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Aspiration vs. Reality: Where are We with the North Korea Denuclearization Process?

By James Przystup Strategic Insights

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Secretary Pompeo and Chairman Kim Attend Working Lunch in Pyongyang
Secretary of State Michael R. Pompeo and Chairman Kim Jong Un of the Democratic People's Republic of Korea attend a working lunch in Pyongyang, Democratic People's Republic of Korea on October 7, 2018.
Secretary Pompeo and Chairman Kim Attend Working Lunch in Pyongyang
Secretary Pompeo and Chairman Kim Attend Working Lunch in Pyongyang
Secretary of State Michael R. Pompeo and Chairman Kim Jong Un of the Democratic People's Republic of Korea attend a working lunch in Pyongyang, Democratic People's Republic of Korea on October 7, 2018.
Photo By: U.S. State Department
VIRIN: 181116-D-BD104-001

Over Veterans Day Weekend 2018, major western media outlets reported that unclassified satellite imagery assessed in a new report from the Center for Strategic and International Studies (CSIS) Beyond Parallel Project confirms that North Korea (DPRK) maintains a large, undeclared and growing number of missile bases; and that these bases can easily accommodate ever more capable short and medium range payloads, to include nuclear warheads.

These findings followed late summer 2018 reports that North Korea continues to enhance its unmonitored capability to make more fuel for nuclear warheads, and a September report from the head of the International Atomic Energy Agency (IAEA) stating that Pyongyang’s nuclear program remains a source of grave concern, “The nuclear programme of the Democratic People’s Republic of Korea remains a cause for grave concern. The DPRK’s nuclear activities are clear violations of relevant UN Security Council resolutions and are deeply regrettable.”

Each of these developments and more have called into question the commitment of North Korea to denuclearize.  As denuclearization remains the core aim of the Trump Administration diplomatic gamut with North Korea, the passing of five full months since the United States – North Korea (US-DPRK) Summit in Singapore offers a chance to discern whether US strategic aims are being fulfilled.

In relatively short order, President Trump moved the United States from "Fire and Fury" and "Maximum Pressure" strategies toward North Korea to a historic face-to-face Summit meeting with North Korea’s leader Kim Jong Un in hopes of achieving the denuclearization of North Korea.  Following this June 2018 Singapore Summit, the President announced that he and Kim had reached an understanding on the issue of denuclearization but, because of time pressures at the Summit, they were unable to write down the details of the agreement.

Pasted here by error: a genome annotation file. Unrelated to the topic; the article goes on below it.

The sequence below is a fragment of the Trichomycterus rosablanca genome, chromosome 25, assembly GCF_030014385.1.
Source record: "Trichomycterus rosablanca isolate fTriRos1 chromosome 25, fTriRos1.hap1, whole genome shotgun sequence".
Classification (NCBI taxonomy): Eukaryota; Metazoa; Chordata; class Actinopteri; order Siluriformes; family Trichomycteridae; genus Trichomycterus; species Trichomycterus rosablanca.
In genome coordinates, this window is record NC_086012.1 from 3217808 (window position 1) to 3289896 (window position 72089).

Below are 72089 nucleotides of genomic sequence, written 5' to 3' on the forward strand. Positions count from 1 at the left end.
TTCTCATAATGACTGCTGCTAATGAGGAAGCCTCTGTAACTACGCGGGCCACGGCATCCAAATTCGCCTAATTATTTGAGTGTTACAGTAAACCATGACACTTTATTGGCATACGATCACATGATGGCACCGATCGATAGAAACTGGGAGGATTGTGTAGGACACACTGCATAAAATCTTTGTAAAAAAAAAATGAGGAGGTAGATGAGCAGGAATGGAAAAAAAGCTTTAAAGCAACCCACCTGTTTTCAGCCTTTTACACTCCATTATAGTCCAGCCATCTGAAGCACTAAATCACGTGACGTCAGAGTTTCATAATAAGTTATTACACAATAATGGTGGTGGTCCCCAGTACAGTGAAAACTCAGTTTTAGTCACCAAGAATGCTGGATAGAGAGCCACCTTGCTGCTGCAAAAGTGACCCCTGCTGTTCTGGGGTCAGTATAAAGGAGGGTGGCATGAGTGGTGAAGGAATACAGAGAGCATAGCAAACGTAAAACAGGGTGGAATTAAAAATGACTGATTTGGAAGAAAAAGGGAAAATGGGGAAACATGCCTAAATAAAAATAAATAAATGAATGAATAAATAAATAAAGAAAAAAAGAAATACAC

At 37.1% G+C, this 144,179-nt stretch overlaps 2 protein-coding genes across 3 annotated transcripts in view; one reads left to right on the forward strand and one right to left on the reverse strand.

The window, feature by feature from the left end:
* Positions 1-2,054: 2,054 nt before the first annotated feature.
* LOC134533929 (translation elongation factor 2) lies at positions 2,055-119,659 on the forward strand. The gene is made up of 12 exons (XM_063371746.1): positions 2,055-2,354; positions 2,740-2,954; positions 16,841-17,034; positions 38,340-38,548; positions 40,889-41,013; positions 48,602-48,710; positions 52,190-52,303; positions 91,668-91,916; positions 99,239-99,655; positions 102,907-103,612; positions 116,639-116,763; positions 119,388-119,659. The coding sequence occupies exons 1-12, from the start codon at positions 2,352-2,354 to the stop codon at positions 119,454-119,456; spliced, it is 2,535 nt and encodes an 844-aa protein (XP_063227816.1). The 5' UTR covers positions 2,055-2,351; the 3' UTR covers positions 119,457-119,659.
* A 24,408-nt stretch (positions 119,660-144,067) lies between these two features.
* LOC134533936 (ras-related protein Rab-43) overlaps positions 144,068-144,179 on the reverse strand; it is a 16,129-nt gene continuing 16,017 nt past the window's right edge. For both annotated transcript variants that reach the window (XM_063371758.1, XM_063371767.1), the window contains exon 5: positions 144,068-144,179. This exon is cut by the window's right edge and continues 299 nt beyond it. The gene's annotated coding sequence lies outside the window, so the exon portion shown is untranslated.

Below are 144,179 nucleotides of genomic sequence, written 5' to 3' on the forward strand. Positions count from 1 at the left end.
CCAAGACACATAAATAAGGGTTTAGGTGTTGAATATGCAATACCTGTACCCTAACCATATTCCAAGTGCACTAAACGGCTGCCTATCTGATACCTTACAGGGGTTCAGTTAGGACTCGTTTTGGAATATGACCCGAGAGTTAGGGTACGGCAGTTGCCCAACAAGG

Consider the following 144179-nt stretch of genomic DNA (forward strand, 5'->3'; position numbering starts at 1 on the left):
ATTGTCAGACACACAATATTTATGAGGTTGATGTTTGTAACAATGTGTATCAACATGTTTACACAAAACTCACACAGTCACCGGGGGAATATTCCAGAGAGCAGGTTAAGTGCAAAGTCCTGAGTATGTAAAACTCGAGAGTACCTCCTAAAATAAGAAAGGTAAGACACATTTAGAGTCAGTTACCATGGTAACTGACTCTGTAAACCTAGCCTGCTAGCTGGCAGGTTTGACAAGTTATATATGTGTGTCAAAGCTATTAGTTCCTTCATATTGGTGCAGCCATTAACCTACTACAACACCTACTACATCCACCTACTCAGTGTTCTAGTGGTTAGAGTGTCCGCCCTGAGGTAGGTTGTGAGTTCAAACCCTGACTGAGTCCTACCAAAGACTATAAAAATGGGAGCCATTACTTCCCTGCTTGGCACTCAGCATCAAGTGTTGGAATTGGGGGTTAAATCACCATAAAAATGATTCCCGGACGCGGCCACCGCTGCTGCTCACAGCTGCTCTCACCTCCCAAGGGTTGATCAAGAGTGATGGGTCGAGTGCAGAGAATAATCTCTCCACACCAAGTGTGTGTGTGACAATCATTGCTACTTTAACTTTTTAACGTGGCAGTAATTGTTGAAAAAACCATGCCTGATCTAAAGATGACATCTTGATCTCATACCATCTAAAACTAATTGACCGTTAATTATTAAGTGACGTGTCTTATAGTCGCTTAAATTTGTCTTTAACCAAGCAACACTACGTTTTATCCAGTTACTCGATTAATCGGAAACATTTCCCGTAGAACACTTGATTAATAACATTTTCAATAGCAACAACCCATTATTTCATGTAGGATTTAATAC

Diplomacy 101, however, instructs practitioners that there is no agreement without text and without text there is no agreement.  Since the Singapore Summit, Secretary of State Pompeo has been tasked with filling-in the details of the Summit understanding.  Pompeo’s ongoing frustration in fulfilling this task may come from the unfortunate fact that Trump and Kim likely do not share a common understanding of the meaning and process of denuclearization.

North Korea’s Strategic Goal

In the June Singapore Summit statement, North Korea committed to “work toward the denuclearization of the Korean Peninsula.”  This is not a commitment to denuclearization per se, but a commitment to a process that may end in its denuclearization.

In that commitment to a process rather than an end state, North Korea revealed its overarching negotiating objective is to maximize regime gains for minimal steps toward denuclearization. As a result, its major activities since the Singapore Summit have been long on show but short on substance.  Pyongyang has paused its nuclear and missile testing, while continuing both programs. It has dismantled the Sohae missile test facility, but Sohae is no longer needed as the DPRK missile program now is focused on solid fuel capability.  North Korea transmitted pictures of its destruction of entrances to the Punggye-ri nuclear test site, but that facility was at risk of a nuclear accident if ever used again.  Kim Jong Un’s interlocutors also have hinted at the possible shutdown of the Yongbyon nuclear complex. Other sources note continued activity at the facility.  

These DPRK actions can generously be accepted as trust building measures but, in reality, do not advance denuclearization.   Meanwhile, North Korea’s nuclear and missile test suspension remains a freeze on testing, not a freeze on the many other aspects of North Korea’s nuclear weapons program, which appear to remain very active.